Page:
Jacques Imbrailo interview: 'I like things that are beautiful'
The baritone star of Billy Budd on the hazards of being on stage, other roles he aspires to – and growing up with zebras
'Technically, things can go wrong,' Jacques tells Culture Whisper during rehearsals at Covent Garden. 'Ropes and rigging.... This set is slightly dangerous, which a ship is.'
Billy Budd, based on the last novel by American writer Hermann Melville, tells the story of an eager new seaman, who is diligent and popular until he falls foul of a bitter Master at Arms, Claggart, and is disciplined by the ship's commander, Captain Vere.
In this production Vere is played by the British tenor Toby Spence, and the relationship between senior officer and naval rating is brought into sharp focus in this production, a recording of which from Madrid has just won an important DVD of the year prize.
Life below decks on HMS Indomitable, in Billy Budd, with Jacques Imbrailo as Billy. Photo: Yasuko Kageyama
Winning started early for Jacques. His accidental entry into the music world began at the age of 10, when a bunch of lads in his native South Africa went along to a concert given by a visiting boys' choir school. 'I wasn't interested in music at that stage.' When the friends egged each other on to enter the auditions after the show, only Jacques sang a note: 'The others ran away.'
They may have lived to regret that. Jacques, who grew up speaking Afrikaans and learned English later, won a place as a termly boarder at the private school. Here he received an exceptional musical, sporting and all-round education, with zebras strolling outside the windows.
Raised on a farm, with 16,000 hens, sheep and cattle, this natural environment meant a lot to him. Now that home with his wife of 10 years is here in the UK, in Leicestershire, his only regret is that their little boy and girl not have the big open spaces and wildlife on the scale that he enjoyed as a child.
Singing as a treble until the age of 16, his voice 'slid down' until it reached the warm and controlled baritone for which he is now sought after by casting directors worldwide. The postgraduate and opera courses at our own Royal College of Music followed his first adult musical training in South Africa, and a coveted place on the Jette Parker young artists' scheme at Covent Garden. Now top of the bill at the Royal Opera, the house is a home from home.
Early indications that he would be a big star came during those first years at the ROH, when he won the audience prize at Cardiff Singer of the World in 2007, the ultimate endorsement of his box office appeal. A mere three years later he took the international opera world by storm making his debut in the title role of this very same opera, Billy Budd.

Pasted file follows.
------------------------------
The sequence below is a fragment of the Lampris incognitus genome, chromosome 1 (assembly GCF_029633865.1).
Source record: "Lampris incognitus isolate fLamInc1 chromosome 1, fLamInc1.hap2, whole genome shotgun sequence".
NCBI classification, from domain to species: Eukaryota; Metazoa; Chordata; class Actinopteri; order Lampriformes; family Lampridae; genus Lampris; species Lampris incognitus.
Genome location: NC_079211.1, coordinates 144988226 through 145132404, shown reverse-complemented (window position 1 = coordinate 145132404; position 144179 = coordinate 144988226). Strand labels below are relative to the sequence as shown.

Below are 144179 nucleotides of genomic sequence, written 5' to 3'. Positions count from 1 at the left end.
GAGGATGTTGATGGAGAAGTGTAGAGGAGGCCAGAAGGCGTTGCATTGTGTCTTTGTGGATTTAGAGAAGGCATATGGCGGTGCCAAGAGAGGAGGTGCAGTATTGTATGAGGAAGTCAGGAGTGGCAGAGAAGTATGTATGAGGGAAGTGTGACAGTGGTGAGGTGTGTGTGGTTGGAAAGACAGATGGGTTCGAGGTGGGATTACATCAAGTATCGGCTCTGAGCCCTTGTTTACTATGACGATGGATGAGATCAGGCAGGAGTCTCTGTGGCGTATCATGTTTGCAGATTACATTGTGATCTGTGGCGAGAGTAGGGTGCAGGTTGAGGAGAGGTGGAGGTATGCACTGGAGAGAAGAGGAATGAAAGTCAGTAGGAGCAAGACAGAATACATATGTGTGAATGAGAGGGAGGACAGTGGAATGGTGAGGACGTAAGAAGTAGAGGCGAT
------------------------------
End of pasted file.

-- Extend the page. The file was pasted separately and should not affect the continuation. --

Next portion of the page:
Jacques Imbrailo: 'I'm a simple man and I like things that are beautiful'. Photo: Sim Canetty-Clarke
Nearly 10 years on, now aged 40, how does he approach playing the ingenue? 'You grow up with characters. I was younger when I sang him for the first time, and I was encouraged to see him as a very young, naive, person. After four productions I have fleshed him out a bit. He needs to be angry and despondent and to have flaws.'
Billy is innocent, but not unformed. 'He is not an unintelligent man and he is very perceptive. But he totally misreads Claggart.' Sung by Brindley Sherratt, the scowling, jealous, sexually conflicted Claggart destroys the thing he loves.
The story of Billy Budd unfolds after the aged Vere looks back at this key event in his seagoing career, which haunts him still. Despite misreading Claggart, Billy has an instant rapport with Vere, who is torn between humanity and duty when Billy's misdemeanour comes before him.
'With Vere, Billy very quickly sees Vere's struggle after the trial, and then he realises that Vere is a flawed man like him. In this production there's a quiet understanding between Billy and Vere that's sometimes hard to get.'
Billy, for all his much-remarked on good looks and good nature, is impeded by a stammer. When Jacques first undertook this role at Glyndebourne, the actor Derek Jacobi, who made his name as a similarly speech-impaired Roman emperor in the BBC's I Claudius in the 1970s, advised the cast on this condition.
Violence flares on HMS Indomitable in Billy Budd, at the Royal Opera House. Photo: Yasuko Kageyama
A stammer does not have the repeated syllables of a stutter, but is a complete blockage that thwarts attempts at self-expression. To convey this incapacity is demanding for a singer, whose whole raison d'être is to give voice. But it is not the involuntary silence at critical moments that causes Billy's downfall, Jacques believes.
'I don't think there is anything magical about Billy. His flaw is his temper, not really his stammer. But there is no vanity. I don't think he thinks about what other people think of him.'
The same goes for Jacques, you feel. He chooses his roles with care, and looks forward to those that can come later in a career, notably more Mozart, and Rodrigue in Verdi's Don Carlo. His recital repertoire and first solo CD, of Sibelius and Rachmaninov songs, lean unashamedly to lovely lyricism. 'I'm a simple man, and I like things that are beautiful.'
But above all, and for now, he is
the world's go-to Billy. And since that character's temper is not confined to youth, Jacques is not letting go of him lightly. 'I'll
probably sing him better in 10 years' time.' We'll all be there to hear that, for
Billy Budd is a co-production with Teatro Real Madrid and Opera di Roma. It is sung in English with English surtitles. Public performances at the Royal Opera House are on 23 April to 10 May